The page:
La Tienda’s World’s Fair Beginnings

How the Mexican Pavilion inspired one of Seattle's favorite world-sourced artisan boutiques.

By Janet Pelz January 26, 2012 Published in the February 2012 issue of Seattle Met

WHILE OTHER WORLD’S FAIR VISITORS waited to ride the Bubbleator, Leslie Grace headed for the Mexican Pavilion. She was transfixed by hand-carved bowls and tactile table runners and the way they sat on low-slung, modernist display ledges, basking in the golden light that poured through the tiled-glass windows.

La Tienda cofounder Leslie Grace set an international program for her folk art boutique

Before the fair was over, the 25-year-old sociology graduate and her father drove to Tijuana where they started their own collection of traditional handicrafts from the city’s markets. Back home, they began drafting plans for roped hanging shelves and a floor made of loose bricks and in October 1962, they opened La Tienda Folk Art Gallery in the University District.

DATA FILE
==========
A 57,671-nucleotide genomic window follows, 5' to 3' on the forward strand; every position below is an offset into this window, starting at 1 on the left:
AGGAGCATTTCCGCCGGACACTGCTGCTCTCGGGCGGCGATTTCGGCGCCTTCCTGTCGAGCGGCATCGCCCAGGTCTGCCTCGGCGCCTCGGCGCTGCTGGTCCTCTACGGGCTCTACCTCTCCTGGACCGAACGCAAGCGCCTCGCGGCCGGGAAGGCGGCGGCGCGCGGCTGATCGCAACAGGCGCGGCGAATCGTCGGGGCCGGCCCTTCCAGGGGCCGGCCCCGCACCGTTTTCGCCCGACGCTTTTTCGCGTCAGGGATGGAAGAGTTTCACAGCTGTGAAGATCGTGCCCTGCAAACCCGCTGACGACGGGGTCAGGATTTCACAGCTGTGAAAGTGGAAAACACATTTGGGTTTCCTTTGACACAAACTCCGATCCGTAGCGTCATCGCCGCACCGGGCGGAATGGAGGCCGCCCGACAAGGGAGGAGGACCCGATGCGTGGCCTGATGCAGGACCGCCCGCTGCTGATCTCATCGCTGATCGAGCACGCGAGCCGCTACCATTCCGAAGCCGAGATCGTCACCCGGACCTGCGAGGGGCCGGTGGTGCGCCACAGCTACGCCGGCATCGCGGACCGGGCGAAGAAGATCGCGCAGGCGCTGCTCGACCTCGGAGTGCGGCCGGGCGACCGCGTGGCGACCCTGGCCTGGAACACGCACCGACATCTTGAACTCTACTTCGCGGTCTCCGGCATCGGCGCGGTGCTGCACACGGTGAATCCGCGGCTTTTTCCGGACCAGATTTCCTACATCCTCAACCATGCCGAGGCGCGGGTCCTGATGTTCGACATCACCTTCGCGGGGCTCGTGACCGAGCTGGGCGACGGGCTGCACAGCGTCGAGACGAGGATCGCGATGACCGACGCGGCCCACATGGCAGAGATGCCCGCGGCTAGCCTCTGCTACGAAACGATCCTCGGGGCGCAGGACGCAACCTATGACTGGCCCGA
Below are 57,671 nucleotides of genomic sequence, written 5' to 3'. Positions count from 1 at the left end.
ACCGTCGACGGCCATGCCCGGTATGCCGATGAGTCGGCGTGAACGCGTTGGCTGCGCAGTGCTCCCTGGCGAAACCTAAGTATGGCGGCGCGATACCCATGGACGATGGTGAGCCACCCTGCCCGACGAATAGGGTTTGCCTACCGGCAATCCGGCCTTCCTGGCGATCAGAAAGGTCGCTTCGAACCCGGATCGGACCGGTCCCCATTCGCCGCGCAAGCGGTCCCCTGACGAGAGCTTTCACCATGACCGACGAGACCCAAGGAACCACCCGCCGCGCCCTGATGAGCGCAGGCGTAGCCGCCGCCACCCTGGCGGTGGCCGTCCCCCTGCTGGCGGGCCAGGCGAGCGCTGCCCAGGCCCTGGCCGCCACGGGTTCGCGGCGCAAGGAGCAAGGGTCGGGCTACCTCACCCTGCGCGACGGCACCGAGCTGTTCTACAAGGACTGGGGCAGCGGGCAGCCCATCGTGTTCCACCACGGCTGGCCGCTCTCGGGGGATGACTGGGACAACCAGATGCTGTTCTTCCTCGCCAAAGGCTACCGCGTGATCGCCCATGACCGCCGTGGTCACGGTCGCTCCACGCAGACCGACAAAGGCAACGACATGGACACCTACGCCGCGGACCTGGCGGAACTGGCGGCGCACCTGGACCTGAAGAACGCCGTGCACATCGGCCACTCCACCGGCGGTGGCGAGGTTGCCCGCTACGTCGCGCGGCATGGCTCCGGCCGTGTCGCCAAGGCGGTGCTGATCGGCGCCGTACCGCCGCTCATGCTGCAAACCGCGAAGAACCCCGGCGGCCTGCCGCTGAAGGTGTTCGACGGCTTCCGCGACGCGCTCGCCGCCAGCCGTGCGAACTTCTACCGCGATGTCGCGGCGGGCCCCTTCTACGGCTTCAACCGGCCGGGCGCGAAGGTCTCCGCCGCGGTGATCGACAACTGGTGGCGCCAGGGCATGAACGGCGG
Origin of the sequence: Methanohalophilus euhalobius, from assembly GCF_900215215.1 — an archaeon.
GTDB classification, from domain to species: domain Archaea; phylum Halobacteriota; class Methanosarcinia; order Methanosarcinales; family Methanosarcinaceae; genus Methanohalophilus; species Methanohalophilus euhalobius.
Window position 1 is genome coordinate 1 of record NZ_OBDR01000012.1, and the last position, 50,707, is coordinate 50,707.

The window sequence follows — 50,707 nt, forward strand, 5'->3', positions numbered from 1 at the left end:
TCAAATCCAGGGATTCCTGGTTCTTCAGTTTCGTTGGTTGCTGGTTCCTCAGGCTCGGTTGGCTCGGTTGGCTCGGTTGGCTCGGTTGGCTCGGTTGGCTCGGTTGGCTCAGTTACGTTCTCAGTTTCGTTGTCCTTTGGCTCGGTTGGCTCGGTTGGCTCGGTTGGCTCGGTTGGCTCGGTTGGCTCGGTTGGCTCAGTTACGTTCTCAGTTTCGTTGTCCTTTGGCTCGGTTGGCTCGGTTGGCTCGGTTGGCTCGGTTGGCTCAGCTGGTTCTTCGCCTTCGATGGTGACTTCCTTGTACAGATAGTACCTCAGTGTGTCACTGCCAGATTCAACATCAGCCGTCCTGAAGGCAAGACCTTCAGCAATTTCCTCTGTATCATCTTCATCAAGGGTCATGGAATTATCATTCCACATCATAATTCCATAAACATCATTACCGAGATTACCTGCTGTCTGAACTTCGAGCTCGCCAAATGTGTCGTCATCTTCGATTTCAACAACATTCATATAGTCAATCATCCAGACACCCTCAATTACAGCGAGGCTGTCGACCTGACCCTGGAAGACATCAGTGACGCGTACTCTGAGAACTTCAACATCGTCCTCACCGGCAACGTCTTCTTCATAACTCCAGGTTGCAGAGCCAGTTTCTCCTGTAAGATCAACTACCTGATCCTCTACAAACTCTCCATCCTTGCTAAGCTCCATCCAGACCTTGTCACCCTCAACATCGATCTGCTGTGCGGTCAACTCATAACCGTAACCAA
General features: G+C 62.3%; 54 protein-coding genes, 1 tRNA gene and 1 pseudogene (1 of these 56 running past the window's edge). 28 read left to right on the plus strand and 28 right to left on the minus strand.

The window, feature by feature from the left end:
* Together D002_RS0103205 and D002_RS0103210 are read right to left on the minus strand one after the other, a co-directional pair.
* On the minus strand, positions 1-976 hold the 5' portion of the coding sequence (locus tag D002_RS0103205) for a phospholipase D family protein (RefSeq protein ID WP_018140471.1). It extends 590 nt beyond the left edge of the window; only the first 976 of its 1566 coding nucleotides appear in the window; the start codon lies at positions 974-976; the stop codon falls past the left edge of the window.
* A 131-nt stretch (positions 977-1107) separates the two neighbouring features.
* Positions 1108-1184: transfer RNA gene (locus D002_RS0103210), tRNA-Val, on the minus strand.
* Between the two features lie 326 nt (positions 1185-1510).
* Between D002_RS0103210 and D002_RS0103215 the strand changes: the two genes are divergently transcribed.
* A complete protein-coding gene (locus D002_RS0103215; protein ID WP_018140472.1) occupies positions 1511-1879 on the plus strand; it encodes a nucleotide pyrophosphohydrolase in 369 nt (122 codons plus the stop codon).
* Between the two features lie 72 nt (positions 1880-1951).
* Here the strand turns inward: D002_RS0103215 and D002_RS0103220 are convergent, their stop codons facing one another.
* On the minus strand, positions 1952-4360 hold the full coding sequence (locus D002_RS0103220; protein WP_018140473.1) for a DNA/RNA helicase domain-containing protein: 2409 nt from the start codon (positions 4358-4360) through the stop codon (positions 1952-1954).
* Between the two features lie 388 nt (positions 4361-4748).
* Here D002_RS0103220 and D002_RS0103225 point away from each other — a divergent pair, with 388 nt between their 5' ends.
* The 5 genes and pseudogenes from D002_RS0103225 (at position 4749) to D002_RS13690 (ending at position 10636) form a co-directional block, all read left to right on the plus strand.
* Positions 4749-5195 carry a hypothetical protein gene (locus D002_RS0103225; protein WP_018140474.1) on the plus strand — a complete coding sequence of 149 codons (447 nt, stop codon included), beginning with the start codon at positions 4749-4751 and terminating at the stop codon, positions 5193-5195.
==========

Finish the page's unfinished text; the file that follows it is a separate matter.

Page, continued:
Soon enough, Grace broadened La Tienda’s reach. In 1966, in pursuit of molas—appliqued textiles made by the Kuna people off the coast of Panama—she traveled through Guatemala where she spent her small savings on colorful shirts that proved popular with young, arty shoppers. In the ’70s she traveled to Africa, Afghanistan, and Southeast Asia, buying from the people who wove the textiles, stitched the clothing, and carved the statuary.

Grace sold her window on the world to employees in 1995; three years later the mini pavilion moved to Ballard. These days you’ll find locally shaped vases as well as ethnographic tabletop studies, but the founder’s vision and passion can still be seen—and heard. A balafon, or gourd marimba, imported by Grace more than 20 years ago from the Ivory Coast, sits waiting to inspire the next era’s globe-trotting entrepreneur.

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